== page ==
The Lab Mosaic Project brings expert theater artists to Lab for community building

The+Lab+Mosaic+Project+is+a+year-long+program+where+students+will+have+the+opportunity+to+participate+in+theater+workshops+led+by+professional+actors.

Midway Staff

The Lab Mosaic Project is a year-long program where students will have the opportunity to participate in theater workshops led by professional actors.

Joaquin Figueroa, Reporter

Students have the opportunity to participate in theater workshops led by professional actors as part of a new program organized by five Laboratory Schools arts teachers.

The Lab Mosaic Project is a year-long program that will bring in outside artists to focus on building and improving the Lab community. 

Audre Nakas, a middle school drama teacher who heads the Lab Mosaic Project committee, said that the program has three main goals.

“The main goal is to use the art form of theater to build community, to have a way to share a joyful experience, and to reflect our student body in the art works that we choose so that everybody feels seen,” she said.

The idea of having the Lab Mosaic Project first came to mind when a group of teachers read and discussed the play “Pipeline” by Dominique Morisseau, which focuses on an African American student who attends a private school and a controversial incident around race threatens to get him expelled. They saw some possible similarities to racist incidents at Lab and wondered if they could use theater to address the incidents presented in the play and that occur in this school as well.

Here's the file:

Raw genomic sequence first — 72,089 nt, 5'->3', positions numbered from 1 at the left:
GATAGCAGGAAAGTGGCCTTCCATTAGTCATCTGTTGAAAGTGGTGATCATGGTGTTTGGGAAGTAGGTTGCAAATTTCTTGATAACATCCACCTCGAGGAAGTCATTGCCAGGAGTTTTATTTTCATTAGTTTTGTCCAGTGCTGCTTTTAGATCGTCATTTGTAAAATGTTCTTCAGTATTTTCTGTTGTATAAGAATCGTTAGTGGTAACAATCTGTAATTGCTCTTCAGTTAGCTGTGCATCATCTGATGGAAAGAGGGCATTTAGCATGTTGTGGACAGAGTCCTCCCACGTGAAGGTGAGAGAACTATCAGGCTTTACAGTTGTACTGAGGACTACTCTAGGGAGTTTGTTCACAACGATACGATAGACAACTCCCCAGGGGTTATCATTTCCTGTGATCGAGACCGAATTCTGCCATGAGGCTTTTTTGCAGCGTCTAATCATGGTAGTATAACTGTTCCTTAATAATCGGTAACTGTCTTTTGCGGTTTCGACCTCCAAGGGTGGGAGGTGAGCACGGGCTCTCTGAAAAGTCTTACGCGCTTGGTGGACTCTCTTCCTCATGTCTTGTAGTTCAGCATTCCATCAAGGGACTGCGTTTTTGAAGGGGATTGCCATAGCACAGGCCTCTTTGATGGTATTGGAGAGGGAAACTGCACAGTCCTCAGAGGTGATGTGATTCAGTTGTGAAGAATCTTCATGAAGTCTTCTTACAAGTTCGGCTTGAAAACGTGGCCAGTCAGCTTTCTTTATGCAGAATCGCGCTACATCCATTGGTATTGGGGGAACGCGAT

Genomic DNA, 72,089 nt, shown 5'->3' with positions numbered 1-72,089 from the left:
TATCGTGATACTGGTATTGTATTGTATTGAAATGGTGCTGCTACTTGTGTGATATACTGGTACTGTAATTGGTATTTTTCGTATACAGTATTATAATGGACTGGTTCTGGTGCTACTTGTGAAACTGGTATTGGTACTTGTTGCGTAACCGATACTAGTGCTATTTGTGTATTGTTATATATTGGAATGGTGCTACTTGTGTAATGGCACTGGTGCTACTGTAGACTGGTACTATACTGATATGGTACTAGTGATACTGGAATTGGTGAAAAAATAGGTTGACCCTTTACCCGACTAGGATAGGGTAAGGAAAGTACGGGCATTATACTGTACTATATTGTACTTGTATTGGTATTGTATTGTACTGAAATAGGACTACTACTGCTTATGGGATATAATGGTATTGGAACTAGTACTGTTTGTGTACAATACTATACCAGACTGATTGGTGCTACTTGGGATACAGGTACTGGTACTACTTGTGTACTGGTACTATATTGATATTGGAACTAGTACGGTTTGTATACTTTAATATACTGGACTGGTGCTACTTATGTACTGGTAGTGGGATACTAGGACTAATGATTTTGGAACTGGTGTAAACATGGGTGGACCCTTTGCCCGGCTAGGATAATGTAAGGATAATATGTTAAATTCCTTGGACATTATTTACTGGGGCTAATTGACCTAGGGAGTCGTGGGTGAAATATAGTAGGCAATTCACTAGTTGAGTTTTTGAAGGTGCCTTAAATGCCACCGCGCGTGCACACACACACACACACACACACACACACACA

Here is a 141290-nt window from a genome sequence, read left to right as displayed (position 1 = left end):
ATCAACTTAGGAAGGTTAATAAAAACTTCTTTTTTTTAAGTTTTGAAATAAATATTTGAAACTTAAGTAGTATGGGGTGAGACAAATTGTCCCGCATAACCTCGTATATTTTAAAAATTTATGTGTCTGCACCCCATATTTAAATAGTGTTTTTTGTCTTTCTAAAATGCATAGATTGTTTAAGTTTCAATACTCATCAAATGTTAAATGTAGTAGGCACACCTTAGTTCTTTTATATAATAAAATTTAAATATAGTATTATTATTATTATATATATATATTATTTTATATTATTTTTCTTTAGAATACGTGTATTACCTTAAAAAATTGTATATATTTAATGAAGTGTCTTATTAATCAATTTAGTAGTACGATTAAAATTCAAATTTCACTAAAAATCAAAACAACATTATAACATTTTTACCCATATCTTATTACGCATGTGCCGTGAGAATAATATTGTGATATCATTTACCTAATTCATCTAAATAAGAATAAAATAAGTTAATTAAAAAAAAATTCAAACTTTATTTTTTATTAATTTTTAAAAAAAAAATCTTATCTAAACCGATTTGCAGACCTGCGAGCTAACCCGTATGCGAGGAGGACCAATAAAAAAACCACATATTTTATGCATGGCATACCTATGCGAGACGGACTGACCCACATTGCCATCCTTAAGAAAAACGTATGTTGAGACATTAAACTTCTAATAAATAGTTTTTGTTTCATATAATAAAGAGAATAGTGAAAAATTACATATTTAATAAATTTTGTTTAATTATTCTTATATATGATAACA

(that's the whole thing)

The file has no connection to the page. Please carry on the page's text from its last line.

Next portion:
The Lab Mosaic Project collaborates with outside theater groups. The first series of workshops features the Free Street Theatre. Free Street Theatre is a group in Chicago that focuses on making thought-provoking theater with a focus on a diverse range of groups.

This project is a year-long way of bringing in theater from the outside, like from Chicago, and using our resources here.”

“This project is a year-long way of bringing in theater from the outside, like from Chicago, and using our resources here,” Ms. Nakas said.

The Free Street workshops have been going on every Monday from 3:45-5:15 p.m. since Oct. 18 and will go on until Nov. 15. A Free Street Talk will be held Nov. 17 from 7:30-9:30 p.m.

Ms. Nakas said it is important to the committee that the workshops reflect the student body.

“Whether it’s an artist that comes to visit, whether it’s a play that we do, whether it’s a discussion,” she said, “we want to feel like the student body — whether it’s race, ethnicity, religion, gender identification, sexual identity — that they can see a piece of themselves.”

Guest artists are sponsored by the Kistenbroker Foundation.

The Lab Mosaic Project post on the Lab school website says that the project is dedicated to uniting all parts of the Lab community to create one masterpiece through the project.